Diesel Scrappage Schemes Explained
14 November 2017
Most car makers in the UK run their own diesel scrappage schemes, with the intention of improving vehicle emissions and sales of cleaner cars.In September 2017 tougher emissions testing was launched for new cars as part of new European regulations intended to improve air quality. After the Volkswagen emissions scandal, they also wanted to ensure that car manufacturers could not falsify emissions test results. The schemes offered are not government-led and some of them only run until the end of 2017. If you own a diesel car and would like to switch to a lower-emission model, then it could be worth exploring the options available.
What is a Diesel Car Scrappage Scheme?A diesel scrappage scheme is simply an initiative that encourages drivers to part-exchange their old, polluting diesel cars for a newer, eco-friendlier model. Drivers of such diesel vehicles should receive enhanced discounts, which can result in savings of thousands of pounds on a new, more efficient car. Certain manufacturers offer petrol trade-ins within their schemes as well.
Why are they being Introduced?Poor air quality is one of the main driving forces behind the rise in diesel scrappage schemes. Studies have claimed that poor air quality is linked to around 40,000 early deaths each year, which is part of the reason behind the government’s plans to ban the sale of new diesel and petrol vehicles from 2040. Stricter emissions testing, increased awareness of CO² emissions, congestion charges, tax changes for high emission vehicles, the new T-Charge in London; all of these have prompted car makers to look at ways to retain or increase sales. Offering incentives through a diesel car scrappage scheme helps achieve this, by ensuring drivers don’t sell their old diesel and buy new through a competitor.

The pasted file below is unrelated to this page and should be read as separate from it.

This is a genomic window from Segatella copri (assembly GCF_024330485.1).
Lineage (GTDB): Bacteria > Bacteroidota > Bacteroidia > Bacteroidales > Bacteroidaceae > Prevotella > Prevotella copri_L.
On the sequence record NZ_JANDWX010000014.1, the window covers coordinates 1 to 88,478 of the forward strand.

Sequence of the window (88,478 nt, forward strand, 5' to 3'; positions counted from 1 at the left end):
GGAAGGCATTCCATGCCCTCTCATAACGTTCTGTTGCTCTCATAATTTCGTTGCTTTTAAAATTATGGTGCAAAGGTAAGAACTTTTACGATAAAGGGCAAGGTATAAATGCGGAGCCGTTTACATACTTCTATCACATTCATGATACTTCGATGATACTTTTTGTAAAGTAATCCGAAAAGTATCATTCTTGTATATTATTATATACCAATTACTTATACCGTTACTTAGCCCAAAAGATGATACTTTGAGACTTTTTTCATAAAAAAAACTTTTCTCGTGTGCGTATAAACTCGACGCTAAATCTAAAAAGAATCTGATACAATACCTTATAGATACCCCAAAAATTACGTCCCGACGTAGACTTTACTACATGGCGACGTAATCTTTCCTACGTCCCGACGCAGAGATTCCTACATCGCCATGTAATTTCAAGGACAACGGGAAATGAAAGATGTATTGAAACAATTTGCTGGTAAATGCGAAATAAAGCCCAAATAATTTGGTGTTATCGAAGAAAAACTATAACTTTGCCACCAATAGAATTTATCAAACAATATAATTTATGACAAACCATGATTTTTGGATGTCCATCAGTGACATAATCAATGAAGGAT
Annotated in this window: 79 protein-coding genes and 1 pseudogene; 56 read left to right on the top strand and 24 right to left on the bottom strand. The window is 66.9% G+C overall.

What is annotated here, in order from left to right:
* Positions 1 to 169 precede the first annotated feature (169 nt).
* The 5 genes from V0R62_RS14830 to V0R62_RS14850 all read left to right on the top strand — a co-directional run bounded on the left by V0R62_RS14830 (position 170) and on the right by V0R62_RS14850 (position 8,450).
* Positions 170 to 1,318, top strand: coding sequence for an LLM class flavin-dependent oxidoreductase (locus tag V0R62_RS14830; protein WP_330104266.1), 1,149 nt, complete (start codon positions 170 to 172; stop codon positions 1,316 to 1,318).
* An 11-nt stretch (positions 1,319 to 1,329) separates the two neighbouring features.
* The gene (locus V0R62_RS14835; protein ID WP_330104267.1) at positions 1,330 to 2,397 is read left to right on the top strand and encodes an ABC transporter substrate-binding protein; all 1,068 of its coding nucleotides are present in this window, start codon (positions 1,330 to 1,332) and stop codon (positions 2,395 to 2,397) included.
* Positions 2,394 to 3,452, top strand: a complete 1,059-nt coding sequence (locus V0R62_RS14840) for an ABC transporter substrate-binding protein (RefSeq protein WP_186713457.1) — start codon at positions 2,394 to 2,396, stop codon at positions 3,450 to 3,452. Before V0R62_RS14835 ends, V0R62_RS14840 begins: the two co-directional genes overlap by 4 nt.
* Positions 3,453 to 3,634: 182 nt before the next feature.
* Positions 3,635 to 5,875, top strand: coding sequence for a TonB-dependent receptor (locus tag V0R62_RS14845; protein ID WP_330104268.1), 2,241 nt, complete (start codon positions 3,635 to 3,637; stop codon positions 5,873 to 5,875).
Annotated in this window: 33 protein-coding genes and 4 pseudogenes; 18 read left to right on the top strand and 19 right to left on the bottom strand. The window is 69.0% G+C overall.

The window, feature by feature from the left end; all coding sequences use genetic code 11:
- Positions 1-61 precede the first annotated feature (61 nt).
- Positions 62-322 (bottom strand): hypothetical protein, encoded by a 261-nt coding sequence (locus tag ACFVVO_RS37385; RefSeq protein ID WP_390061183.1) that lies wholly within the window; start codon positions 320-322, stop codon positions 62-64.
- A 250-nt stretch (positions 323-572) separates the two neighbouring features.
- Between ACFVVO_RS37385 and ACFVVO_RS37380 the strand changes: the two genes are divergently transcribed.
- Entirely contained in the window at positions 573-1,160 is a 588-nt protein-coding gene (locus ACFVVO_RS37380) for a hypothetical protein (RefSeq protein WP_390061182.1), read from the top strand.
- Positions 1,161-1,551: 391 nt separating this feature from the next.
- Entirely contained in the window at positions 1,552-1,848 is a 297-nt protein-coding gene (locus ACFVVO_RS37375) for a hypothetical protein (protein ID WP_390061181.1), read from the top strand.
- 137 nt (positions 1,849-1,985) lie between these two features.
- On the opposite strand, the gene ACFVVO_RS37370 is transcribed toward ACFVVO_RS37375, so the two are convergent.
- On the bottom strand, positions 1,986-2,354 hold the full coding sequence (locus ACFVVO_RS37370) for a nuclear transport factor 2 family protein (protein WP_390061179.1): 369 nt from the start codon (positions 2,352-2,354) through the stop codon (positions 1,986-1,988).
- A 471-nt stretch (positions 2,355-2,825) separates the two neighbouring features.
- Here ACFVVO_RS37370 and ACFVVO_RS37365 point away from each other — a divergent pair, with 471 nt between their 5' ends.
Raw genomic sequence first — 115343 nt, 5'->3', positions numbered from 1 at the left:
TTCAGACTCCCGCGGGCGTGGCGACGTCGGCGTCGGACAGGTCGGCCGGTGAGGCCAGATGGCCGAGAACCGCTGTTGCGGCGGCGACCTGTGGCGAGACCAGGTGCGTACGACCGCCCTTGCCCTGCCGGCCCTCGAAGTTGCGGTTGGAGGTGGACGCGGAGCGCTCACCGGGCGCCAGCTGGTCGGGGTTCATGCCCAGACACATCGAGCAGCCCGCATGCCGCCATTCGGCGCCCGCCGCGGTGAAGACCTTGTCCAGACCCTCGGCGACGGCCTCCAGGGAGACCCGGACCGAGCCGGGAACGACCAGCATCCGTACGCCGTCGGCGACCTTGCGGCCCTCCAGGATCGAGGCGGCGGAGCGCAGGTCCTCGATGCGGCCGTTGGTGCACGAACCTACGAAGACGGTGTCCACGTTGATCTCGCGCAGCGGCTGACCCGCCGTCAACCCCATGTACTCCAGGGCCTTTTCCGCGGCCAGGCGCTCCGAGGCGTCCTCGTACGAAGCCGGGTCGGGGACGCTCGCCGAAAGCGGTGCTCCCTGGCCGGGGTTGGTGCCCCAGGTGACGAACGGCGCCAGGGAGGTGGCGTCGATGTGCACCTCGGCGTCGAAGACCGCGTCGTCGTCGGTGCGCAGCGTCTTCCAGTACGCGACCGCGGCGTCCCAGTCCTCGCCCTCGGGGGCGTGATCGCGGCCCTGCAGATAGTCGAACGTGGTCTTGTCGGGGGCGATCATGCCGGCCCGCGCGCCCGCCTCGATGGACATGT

How Does it Work?The UK diesel scrappage scheme differs for each car manufacturer and all will have their own set criteria to qualify for the scheme. Most accept diesel vehicles that don’t meet modern emissions standards (Euro 5 and 6), which is often determined by the age of the car (usually those registered before 2010).
Who is Running a Diesel Scrappage Scheme?It’s easier to name the car makers with a presence in the UK market who are not currently offering a diesel scrappage scheme. These are* Fiat, Honda, Land Rover and Volvo. All other big-name car makers offer a UK diesel scrappage scheme. For most you will need to have owned your diesel car for a minimum period of 90 days. Details about some of the available schemes are in the table below:
|Car Maker||What’s Offered?||Scheme Ends|
|Audi||Up to £8,000 off the Q7 e-tron||31 December 2017|
|BMW||£2,000 towards any BMW with 130g/km of CO² emissions or below||31 December 2017|
|DS||Between £3,500 and £5,500 off a selection of new models (open to petrol and diesel cars)||31 December 2017|
|Ford||£2,000 to £4,950 off a new Ford||31 December 2017|
|Lexus||£4,000 off an NX or RX hybrid SUV, £3,500 off the CT or IS hybrid models||31 December 2017|
|Mercedes-Benz||Up to £7,000 off a new C-Class Estate when trading in a Euro 1 to 2 rated diesel||31 December 2017|
|Mitsubishi||£6,500 discount on the Outlander PHEVw||28 December 2017|
|Toyota||Discounts of up to £4,000 when diesel vehicles over seven years old are traded in||31 December 2017|
|Volkswagen||£1,800 to £6,000 for any Euro 1 to 4 diesel car||31 December 2017|